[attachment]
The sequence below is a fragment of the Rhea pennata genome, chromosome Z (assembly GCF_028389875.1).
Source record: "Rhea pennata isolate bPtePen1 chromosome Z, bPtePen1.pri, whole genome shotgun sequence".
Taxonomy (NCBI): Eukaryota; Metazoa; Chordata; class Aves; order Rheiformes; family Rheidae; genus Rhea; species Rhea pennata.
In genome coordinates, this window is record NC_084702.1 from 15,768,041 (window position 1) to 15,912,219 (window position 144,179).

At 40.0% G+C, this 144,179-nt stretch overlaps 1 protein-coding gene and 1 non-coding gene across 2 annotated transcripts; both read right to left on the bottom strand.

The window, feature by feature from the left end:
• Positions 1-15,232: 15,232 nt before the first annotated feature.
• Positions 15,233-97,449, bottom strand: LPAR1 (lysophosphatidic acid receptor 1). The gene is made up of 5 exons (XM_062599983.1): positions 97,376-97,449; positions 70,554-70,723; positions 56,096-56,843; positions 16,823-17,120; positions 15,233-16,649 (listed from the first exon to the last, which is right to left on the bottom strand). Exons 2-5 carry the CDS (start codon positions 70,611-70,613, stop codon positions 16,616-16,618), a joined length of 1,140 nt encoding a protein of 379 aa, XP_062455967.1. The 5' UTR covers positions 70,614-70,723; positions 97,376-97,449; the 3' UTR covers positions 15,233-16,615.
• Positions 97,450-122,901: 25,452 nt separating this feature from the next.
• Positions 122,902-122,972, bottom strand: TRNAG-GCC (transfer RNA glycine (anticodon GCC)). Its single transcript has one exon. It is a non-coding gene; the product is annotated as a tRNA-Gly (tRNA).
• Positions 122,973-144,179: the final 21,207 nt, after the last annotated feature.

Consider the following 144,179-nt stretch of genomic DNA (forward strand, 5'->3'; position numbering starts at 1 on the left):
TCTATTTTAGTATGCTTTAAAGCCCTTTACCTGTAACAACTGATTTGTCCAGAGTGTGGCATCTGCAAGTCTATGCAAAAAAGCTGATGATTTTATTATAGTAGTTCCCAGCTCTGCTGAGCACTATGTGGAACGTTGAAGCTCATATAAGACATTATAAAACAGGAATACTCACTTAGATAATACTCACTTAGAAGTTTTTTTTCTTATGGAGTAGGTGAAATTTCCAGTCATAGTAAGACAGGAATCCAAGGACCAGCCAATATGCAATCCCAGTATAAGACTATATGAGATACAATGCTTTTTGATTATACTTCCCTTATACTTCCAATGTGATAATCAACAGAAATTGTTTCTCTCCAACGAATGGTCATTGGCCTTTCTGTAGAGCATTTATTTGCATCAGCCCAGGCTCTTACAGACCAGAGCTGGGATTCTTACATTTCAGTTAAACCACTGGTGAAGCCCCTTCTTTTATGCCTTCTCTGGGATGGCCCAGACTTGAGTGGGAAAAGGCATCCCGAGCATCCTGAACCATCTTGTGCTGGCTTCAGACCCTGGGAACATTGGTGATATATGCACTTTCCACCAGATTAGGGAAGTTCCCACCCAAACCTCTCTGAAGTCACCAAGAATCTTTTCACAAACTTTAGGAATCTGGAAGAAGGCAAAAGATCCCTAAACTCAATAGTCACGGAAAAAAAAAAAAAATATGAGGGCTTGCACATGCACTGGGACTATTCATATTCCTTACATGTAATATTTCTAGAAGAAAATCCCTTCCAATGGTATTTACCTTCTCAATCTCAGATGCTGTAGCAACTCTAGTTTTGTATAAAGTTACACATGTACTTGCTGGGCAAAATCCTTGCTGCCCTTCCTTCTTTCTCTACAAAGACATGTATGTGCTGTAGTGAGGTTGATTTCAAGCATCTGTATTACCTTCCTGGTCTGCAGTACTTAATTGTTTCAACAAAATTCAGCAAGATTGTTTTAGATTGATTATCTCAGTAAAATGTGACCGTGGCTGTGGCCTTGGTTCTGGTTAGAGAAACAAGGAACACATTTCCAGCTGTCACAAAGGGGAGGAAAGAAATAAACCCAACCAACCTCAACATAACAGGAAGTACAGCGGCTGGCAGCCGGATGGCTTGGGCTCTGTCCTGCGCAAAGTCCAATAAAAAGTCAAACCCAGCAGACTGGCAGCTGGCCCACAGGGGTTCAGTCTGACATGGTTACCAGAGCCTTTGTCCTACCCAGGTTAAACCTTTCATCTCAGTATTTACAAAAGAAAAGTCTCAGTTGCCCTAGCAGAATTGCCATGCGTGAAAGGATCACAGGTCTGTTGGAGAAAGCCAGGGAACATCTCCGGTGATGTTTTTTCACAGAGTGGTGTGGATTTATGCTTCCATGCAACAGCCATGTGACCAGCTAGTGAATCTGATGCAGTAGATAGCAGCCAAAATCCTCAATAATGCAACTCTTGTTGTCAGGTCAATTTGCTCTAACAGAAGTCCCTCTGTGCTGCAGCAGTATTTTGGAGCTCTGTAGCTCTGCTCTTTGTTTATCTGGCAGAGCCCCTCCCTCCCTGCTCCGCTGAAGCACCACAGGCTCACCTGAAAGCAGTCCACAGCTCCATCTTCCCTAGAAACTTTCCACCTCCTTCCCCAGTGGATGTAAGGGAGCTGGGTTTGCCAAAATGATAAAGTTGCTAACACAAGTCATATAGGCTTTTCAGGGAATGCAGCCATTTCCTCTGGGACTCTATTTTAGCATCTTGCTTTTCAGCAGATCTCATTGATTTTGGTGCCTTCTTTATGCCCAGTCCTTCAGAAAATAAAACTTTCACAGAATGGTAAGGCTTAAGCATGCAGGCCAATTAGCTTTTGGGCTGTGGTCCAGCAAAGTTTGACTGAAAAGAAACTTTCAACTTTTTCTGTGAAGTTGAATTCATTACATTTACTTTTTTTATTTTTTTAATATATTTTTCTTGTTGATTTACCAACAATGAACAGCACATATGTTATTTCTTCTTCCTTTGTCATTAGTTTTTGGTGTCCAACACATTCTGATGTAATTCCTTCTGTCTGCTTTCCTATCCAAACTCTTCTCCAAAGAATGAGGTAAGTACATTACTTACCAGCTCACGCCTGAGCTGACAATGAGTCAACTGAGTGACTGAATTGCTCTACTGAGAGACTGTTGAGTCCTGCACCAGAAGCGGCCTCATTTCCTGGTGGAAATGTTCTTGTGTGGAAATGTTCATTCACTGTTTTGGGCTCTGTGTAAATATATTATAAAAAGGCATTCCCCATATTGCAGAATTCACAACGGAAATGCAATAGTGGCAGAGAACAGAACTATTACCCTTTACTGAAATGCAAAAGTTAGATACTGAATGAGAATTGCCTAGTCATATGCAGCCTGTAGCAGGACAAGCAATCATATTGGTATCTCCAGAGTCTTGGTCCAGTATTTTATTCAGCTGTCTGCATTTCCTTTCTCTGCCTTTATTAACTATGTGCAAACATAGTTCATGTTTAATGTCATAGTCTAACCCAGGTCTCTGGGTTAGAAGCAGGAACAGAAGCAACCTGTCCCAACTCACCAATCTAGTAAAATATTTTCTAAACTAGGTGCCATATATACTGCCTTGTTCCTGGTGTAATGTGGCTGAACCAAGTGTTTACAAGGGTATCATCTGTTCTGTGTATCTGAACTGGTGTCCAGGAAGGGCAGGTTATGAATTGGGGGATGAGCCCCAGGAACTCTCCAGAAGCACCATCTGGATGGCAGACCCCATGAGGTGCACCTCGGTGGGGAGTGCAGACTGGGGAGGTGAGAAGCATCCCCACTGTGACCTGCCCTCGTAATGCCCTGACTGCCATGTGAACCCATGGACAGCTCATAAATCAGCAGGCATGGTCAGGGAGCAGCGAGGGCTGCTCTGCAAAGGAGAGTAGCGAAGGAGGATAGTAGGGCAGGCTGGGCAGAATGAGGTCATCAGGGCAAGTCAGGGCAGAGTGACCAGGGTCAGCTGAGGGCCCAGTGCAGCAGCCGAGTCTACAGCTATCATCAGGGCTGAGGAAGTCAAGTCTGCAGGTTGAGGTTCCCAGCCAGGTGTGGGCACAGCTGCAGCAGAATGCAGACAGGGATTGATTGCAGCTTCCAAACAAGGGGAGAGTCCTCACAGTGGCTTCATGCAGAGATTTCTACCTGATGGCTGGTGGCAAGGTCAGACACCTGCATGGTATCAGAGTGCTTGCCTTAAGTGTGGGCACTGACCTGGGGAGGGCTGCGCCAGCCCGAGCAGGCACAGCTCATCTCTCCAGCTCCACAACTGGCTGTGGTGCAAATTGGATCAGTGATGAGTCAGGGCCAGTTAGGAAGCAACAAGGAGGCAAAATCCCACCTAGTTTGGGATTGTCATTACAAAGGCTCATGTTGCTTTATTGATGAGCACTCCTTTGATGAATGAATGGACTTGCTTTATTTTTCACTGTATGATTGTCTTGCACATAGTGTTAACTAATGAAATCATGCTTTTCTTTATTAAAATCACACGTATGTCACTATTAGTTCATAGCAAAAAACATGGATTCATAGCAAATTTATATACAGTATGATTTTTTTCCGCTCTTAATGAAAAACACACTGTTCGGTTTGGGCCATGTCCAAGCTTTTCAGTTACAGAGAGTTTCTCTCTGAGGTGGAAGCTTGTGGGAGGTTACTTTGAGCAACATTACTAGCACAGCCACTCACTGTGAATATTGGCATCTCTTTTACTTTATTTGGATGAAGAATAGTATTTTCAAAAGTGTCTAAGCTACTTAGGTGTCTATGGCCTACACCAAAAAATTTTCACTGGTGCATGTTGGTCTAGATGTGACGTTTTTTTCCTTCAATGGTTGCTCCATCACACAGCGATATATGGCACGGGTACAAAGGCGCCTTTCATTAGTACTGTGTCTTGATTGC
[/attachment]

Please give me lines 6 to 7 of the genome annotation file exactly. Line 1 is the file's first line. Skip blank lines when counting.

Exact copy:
The window, feature by feature from the left end:
• Positions 1-15,232: 15,232 nt before the first annotated feature.